This is nothintg but rearranging the chairs on the Titanic.

    As usual, for every dime and minute that is divereted to this new emphasis those same dimes and minutes will be taken from classrooms where they cannot be afforded.

    Oregon students, our education system and our economy would best be served by adopting and strenghtening effective reading and math programs while resisiting efforts to further meddle with the latest fad.

    I understand the theory and concern behind By Rep. Dennis Richardson and David Porter but we must first establish a strong basic education as the gensis for what they advocate.
    Far more productive than diverting exisitng school resources into another idea would be to advance more students, at all levels, to higher levels of acheivement. Not by CIMCAM-like experiments but by focusing on the real seeds to higher learning. Solid fundementals.

    If By Rep. Dennis Richardson and David Porter want to see more Oregon students emerging with better skills for tomorrow’s economy
    they need to look at getting rid of the past bad ideas still in our schools.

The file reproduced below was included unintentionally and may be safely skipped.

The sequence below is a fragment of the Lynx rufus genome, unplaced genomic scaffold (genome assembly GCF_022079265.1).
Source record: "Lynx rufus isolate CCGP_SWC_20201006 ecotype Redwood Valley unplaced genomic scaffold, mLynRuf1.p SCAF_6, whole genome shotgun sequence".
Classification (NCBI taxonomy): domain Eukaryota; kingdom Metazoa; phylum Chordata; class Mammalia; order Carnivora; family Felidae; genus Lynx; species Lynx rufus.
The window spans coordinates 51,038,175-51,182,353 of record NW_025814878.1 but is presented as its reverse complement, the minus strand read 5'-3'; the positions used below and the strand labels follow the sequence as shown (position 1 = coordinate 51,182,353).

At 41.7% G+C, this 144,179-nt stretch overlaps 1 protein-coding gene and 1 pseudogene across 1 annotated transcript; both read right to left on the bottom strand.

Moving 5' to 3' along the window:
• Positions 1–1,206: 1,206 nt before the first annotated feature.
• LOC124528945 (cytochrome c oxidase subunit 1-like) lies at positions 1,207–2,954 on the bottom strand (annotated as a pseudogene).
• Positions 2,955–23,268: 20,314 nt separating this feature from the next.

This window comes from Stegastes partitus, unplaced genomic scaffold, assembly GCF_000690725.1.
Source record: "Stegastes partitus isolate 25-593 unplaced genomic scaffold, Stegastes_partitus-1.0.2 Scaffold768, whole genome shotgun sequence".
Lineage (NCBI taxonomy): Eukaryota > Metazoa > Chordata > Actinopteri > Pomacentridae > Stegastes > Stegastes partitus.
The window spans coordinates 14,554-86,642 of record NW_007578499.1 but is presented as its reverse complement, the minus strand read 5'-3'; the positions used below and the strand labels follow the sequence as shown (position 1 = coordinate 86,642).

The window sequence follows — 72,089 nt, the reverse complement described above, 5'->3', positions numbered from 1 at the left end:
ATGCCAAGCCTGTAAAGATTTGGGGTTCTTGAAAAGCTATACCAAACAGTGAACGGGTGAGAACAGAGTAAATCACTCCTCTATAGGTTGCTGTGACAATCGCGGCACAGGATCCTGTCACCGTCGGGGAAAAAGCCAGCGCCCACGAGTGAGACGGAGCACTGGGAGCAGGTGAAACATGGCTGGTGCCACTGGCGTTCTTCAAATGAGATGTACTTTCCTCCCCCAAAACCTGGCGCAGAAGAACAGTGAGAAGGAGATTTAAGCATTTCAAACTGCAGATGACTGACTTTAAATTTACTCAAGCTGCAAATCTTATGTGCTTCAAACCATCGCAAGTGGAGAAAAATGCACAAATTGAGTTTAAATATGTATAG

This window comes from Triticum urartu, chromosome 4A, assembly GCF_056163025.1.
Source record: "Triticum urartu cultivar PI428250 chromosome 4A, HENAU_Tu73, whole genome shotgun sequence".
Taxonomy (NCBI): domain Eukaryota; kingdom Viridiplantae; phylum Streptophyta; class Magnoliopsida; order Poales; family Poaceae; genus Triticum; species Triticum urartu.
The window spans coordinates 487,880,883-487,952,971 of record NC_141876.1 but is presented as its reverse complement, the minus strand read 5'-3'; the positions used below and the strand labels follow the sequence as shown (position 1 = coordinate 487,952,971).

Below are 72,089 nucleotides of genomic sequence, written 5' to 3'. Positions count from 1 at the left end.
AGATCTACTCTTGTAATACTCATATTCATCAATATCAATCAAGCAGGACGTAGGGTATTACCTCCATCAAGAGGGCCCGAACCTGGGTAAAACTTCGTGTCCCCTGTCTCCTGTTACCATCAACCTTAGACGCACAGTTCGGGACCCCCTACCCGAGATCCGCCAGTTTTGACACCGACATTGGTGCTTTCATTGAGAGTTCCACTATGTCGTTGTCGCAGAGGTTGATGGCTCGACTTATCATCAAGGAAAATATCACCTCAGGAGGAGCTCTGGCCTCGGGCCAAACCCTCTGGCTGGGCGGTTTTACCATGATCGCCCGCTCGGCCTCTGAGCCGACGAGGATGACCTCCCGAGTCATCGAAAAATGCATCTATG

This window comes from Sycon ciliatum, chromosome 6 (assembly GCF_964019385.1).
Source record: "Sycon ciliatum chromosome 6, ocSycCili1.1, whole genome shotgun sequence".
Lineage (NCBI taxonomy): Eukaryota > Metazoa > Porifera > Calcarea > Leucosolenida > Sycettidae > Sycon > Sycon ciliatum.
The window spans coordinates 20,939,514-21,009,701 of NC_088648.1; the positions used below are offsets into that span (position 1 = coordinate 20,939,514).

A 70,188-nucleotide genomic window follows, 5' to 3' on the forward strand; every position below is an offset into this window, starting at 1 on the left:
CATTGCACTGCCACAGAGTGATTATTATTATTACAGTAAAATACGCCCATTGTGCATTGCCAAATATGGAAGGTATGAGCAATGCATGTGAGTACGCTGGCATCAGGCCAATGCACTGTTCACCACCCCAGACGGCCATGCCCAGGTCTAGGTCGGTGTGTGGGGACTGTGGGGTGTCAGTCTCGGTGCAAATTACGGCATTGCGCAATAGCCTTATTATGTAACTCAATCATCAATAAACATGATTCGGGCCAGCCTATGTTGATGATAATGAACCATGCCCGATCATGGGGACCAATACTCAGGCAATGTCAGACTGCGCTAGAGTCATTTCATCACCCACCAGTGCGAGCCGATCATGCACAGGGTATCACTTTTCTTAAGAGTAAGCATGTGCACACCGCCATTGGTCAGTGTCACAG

• dmf

      Math is essential, sports are not, to an education. All students, in fact, I would say a small percentage, will not use much in the way of foriegn languages. It still should be available to them if they want it, as there are tremendous opportunities for those who are proficient in a foreign language.

      It is essential to understand and be aware of other countries culture and history as well as our own. Much more so than their language.

      Before knowledge of another countries culture could be very helpful, a knowledge of our own countries culture and history would be the most beneficial. We need to know who we are before we know who somebody else is. That is no longer being taught.

      Then language, except in some instances, wouldn’t be so necessary as most other countries already speak english.